[This is the last of a series of photo posts about food, farms and forests! Previously, I shared some surprising toddler/pre-schooler activities in scissors in the garden. There was also a post with great photos on how A Living Family does forest/nature play! Hope you enjoy seeing some more of our outdoor fun and having lots of your own fun with your family!]
I had never been strawberry picking.
With strawberry season rolling in early (or so it seemed?), I got a date on the A Living Family community calendar for picking.
I had heard that strawberry picking can be good with children. Raspberries have all those thorns. Blueberries seem the best and easiest, but who can pass up sun-warmed strawberries?
This place had pygmy goats right on the way to the patches.
I believe this was intentional, and I thanked them silently, but earnestly, because my daughter was not interested in picking.
We rather quickly picked four quarts. I kept having to remind myself at how it didn’t matter that I could have picked a ton more if I was by myself instead of holding baby in the sling and keeping track of a 2.5 yo.
I found I didn’t really mind that we didn’t get ridiculous amounts of berries. I did want to freeze them so we could pick as much as we might use out of season. We haven’t been liking to buy from out of the country and prefer to buy from within the state/region.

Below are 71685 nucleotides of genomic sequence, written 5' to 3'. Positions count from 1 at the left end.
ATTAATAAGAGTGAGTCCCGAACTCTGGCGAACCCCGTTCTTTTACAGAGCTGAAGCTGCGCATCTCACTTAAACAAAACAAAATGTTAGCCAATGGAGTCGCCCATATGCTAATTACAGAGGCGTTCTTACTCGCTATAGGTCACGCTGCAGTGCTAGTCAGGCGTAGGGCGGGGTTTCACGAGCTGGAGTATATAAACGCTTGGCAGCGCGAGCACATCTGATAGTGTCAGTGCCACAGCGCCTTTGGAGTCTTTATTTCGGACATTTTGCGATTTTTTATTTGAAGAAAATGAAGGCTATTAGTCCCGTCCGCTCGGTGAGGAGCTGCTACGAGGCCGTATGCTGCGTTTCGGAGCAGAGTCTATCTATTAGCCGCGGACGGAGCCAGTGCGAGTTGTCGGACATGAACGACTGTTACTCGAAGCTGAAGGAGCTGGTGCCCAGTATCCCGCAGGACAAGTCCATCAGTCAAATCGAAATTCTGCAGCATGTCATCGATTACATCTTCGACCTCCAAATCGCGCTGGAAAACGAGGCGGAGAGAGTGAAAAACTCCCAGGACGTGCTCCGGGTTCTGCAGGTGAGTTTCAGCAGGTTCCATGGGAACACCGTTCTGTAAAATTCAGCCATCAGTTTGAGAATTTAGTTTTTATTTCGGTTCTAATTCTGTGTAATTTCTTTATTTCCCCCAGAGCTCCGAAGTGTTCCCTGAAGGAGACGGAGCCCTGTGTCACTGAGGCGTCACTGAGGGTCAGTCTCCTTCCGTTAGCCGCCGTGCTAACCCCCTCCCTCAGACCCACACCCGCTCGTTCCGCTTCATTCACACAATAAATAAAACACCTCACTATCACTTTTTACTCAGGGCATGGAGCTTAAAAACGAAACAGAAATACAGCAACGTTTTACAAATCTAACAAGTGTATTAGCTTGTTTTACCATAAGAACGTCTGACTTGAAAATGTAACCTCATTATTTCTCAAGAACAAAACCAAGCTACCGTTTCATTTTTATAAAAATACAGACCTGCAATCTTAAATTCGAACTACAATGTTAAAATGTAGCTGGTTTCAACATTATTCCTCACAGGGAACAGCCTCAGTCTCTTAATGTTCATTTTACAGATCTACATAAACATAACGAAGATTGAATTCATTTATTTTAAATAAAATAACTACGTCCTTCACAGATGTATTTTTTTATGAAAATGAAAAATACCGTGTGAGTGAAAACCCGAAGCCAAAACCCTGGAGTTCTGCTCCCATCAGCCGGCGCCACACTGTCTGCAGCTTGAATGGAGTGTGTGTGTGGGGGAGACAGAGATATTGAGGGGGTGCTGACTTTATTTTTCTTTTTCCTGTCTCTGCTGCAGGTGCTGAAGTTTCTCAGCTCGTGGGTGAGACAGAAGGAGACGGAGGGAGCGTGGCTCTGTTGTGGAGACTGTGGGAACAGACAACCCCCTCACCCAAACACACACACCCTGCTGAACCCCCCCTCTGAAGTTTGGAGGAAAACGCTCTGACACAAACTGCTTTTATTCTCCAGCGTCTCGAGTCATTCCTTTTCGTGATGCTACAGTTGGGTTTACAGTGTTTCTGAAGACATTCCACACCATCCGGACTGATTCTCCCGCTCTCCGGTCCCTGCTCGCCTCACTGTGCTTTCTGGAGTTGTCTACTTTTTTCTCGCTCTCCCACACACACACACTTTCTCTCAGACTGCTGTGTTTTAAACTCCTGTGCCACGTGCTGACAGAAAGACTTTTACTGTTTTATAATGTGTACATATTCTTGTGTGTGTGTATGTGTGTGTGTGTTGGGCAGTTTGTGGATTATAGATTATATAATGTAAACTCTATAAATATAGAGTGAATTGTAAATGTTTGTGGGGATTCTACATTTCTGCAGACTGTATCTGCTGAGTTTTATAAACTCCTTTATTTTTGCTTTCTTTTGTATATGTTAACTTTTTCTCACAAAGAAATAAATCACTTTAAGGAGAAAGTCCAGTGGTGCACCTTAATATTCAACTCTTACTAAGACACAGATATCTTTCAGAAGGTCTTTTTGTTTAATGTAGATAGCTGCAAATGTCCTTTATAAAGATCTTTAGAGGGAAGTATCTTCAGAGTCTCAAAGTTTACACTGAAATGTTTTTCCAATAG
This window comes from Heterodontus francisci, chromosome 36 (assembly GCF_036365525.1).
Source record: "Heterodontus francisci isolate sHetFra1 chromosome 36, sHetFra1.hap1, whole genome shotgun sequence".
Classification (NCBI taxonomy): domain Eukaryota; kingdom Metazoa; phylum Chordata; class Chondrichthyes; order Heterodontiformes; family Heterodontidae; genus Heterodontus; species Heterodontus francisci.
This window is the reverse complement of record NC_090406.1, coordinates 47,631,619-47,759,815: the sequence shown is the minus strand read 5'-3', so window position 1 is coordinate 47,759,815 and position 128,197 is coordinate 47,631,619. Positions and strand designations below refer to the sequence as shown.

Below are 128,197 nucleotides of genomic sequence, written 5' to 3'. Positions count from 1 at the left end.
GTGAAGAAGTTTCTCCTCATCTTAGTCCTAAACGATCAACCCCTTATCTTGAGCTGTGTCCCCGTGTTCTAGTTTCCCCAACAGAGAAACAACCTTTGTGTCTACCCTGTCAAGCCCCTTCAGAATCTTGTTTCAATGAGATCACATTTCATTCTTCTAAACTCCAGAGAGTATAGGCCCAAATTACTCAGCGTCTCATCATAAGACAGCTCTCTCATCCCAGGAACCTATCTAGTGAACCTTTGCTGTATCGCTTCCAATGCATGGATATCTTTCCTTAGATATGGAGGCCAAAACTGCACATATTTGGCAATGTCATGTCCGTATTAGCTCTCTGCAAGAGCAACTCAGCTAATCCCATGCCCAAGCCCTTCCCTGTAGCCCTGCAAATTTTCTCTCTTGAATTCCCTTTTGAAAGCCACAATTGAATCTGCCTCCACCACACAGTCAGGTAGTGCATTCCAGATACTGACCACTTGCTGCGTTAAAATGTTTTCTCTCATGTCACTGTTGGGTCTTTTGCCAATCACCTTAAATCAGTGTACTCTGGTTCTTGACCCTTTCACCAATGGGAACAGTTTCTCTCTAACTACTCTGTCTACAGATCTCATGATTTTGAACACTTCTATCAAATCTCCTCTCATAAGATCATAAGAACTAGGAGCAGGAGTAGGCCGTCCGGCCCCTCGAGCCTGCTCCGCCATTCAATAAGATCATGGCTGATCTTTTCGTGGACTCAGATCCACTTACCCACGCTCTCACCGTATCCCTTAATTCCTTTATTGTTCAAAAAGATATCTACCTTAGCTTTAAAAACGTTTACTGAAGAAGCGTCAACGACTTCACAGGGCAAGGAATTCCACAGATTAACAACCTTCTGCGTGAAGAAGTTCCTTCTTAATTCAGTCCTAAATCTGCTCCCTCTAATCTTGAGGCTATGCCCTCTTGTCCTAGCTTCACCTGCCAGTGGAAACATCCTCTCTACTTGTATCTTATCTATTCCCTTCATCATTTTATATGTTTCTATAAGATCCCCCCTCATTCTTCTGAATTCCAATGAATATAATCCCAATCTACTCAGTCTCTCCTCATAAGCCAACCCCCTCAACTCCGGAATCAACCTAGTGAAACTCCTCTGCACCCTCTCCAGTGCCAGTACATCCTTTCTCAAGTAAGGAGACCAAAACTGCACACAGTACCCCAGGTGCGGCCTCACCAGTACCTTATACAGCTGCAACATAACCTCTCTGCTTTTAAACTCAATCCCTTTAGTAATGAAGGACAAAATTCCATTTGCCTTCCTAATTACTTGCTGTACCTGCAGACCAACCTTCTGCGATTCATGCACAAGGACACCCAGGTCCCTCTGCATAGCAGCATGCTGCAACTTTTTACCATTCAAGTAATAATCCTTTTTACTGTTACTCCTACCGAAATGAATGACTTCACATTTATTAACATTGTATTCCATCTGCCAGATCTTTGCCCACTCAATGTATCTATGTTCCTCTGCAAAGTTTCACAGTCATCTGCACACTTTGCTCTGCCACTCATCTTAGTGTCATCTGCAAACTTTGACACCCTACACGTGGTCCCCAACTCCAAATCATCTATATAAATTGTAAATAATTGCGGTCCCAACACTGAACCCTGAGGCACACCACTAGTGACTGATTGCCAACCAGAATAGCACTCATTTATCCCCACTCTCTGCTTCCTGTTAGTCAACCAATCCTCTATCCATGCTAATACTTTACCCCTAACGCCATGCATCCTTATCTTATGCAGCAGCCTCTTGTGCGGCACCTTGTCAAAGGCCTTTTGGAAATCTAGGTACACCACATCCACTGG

We kind of missed the peak of the season, and this was probably our last chance to get organic, pick-you-own strawberries. Still, I feel good that we did something, one small step, towards living more consciously…more like the way we want to live. We will have a freezer full of fresh, peak strawberries, blueberries (at $1/lb!), raspberries, peaches and other fruits we love to have in smoothies. This means that even in the winter our smoothies can have ripened, local produce. Yum!
It is so easy to get swept up in society’s pace and priority-making. Days like this, or when I’m in the garden, when I am with plants, giving and receiving from them, make me realize the bounty the earth has to offer if we nurture it.
And that means nurturing whatever piece of earth we have. Planting one seed, one pot, one bed. Sharing the goodness we receive with others. This is one way to a healthier, and more connected and peaceful, world.
We got home, nicely sunned (but not reddened after one application of coconut oil for sunscreen). My husband (gratitude to him) cut them all and kept them in a bowl, ready to bag.
Who knew bagging strawberries is a perfect toddler activity.
That girl bagged those berries up quickly and carefully! It ended up being about 10 store bags full of frozen strawberries, for maybe $2.50 a bag. Then she “helped” me put them in the freezer (where she wants to check them “to see if they are done”).
I felt incredibly blessed at the end of the day, thinking about those bags of strawberries in the freezer, reflecting on how, when we enjoy those strawberries my son will be older–crawling for sure, walking and maybe even talking.